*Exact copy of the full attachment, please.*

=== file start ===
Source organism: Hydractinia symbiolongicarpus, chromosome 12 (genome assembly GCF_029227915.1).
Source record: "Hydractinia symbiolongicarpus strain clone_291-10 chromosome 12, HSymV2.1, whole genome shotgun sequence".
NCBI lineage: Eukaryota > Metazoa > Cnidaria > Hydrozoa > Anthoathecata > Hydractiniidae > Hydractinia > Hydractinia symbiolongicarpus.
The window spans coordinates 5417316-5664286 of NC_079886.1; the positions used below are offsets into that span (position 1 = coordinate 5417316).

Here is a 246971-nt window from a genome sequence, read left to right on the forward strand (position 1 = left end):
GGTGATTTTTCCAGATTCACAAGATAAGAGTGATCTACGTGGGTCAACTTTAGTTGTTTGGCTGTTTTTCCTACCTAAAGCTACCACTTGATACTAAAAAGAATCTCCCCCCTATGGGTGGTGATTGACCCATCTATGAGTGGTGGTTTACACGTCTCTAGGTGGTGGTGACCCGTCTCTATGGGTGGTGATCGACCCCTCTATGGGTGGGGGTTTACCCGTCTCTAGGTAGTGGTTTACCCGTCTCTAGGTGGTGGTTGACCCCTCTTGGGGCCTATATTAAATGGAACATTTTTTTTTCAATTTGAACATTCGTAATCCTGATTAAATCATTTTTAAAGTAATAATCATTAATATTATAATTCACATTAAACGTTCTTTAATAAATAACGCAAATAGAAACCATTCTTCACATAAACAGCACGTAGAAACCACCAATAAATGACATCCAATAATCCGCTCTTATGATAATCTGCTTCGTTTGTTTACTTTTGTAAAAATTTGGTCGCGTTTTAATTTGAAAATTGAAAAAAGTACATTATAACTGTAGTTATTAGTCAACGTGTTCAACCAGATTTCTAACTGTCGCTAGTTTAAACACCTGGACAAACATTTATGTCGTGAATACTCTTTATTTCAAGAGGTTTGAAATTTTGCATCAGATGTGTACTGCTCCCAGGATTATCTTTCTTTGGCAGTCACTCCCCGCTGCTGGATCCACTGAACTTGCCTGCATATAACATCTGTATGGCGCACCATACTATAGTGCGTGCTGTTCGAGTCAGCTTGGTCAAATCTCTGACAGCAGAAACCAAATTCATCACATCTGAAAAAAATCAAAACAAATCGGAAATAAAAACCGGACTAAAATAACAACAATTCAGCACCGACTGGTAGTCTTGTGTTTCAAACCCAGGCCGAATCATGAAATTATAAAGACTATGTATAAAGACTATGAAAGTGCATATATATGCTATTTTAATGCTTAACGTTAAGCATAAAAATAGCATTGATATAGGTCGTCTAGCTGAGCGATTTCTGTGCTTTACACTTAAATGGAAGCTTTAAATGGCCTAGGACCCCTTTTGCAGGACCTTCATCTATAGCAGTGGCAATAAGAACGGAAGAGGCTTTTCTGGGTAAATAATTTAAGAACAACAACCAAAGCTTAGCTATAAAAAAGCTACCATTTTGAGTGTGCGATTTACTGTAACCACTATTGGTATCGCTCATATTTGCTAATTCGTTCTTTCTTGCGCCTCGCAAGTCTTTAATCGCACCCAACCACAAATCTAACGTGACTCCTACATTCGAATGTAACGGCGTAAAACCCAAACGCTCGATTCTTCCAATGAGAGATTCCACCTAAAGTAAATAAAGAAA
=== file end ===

Source organism: Hydractinia symbiolongicarpus, chromosome 12 (genome assembly GCF_029227915.1).
Source record: "Hydractinia symbiolongicarpus strain clone_291-10 chromosome 12, HSymV2.1, whole genome shotgun sequence".
NCBI lineage: Eukaryota > Metazoa > Cnidaria > Hydrozoa > Anthoathecata > Hydractiniidae > Hydractinia > Hydractinia symbiolongicarpus.
The window spans coordinates 5417316-5664286 of NC_079886.1; the positions used below are offsets into that span (position 1 = coordinate 5417316).

Here is a 246971-nt window from a genome sequence, read left to right on the forward strand (position 1 = left end):
GGTGATTTTTCCAGATTCACAAGATAAGAGTGATCTACGTGGGTCAACTTTAGTTGTTTGGCTGTTTTTCCTACCTAAAGCTACCACTTGATACTAAAAAGAATCTCCCCCCTATGGGTGGTGATTGACCCATCTATGAGTGGTGGTTTACACGTCTCTAGGTGGTGGTGACCCGTCTCTATGGGTGGTGATCGACCCCTCTATGGGTGGGGGTTTACCCGTCTCTAGGTAGTGGTTTACCCGTCTCTAGGTGGTGGTTGACCCCTCTTGGGGCCTATATTAAATGGAACATTTTTTTTTCAATTTGAACATTCGTAATCCTGATTAAATCATTTTTAAAGTAATAATCATTAATATTATAATTCACATTAAACGTTCTTTAATAAATAACGCAAATAGAAACCATTCTTCACATAAACAGCACGTAGAAACCACCAATAAATGACATCCAATAATCCGCTCTTATGATAATCTGCTTCGTTTGTTTACTTTTGTAAAAATTTGGTCGCGTTTTAATTTGAAAATTGAAAAAAGTACATTATAACTGTAGTTATTAGTCAACGTGTTCAACCAGATTTCTAACTGTCGCTAGTTTAAACACCTGGACAAACATTTATGTCGTGAATACTCTTTATTTCAAGAGGTTTGAAATTTTGCATCAGATGTGTACTGCTCCCAGGATTATCTTTCTTTGGCAGTCACTCCCCGCTGCTGGATCCACTGAACTTGCCTGCATATAACATCTGTATGGCGCACCATACTATAGTGCGTGCTGTTCGAGTCAGCTTGGTCAAATCTCTGACAGCAGAAACCAAATTCATCACATCTGAAAAAAATCAAAACAAATCGGAAATAAAAACCGGACTAAAATAACAACAATTCAGCACCGACTGGTAGTCTTGTGTTTCAAACCCAGGCCGAATCATGAAATTATAAAGACTATGTATAAAGACTATGAAAGTGCATATATATGCTATTTTAATGCTTAACGTTAAGCATAAAAATAGCATTGATATAGGTCGTCTAGCTGAGCGATTTCTGTGCTTTACACTTAAATGGAAGCTTTAAATGGCCTAGGACCCCTTTTGCAGGACCTTCATCTATAGCAGTGGCAATAAGAACGGAAGAGGCTTTTCTGGGTAAATAATTTAAGAACAACAACCAAAGCTTAGCTATAAAAAAGCTACCATTTTGAGTGTGCGATTTACTGTAACCACTATTGGTATCGCTCATATTTGCTAATTCGTTCTTTCTTGCGCCTCGCAAGTCTTTAATCGCACCCAACCACAAATCTAACGTGACTCCTACATTCGAATGTAACGGCGTAAAACCCAAACGCTCGATTCTTCCAATGAGAGATTCCACCTAAAGTAAATAAAGAAA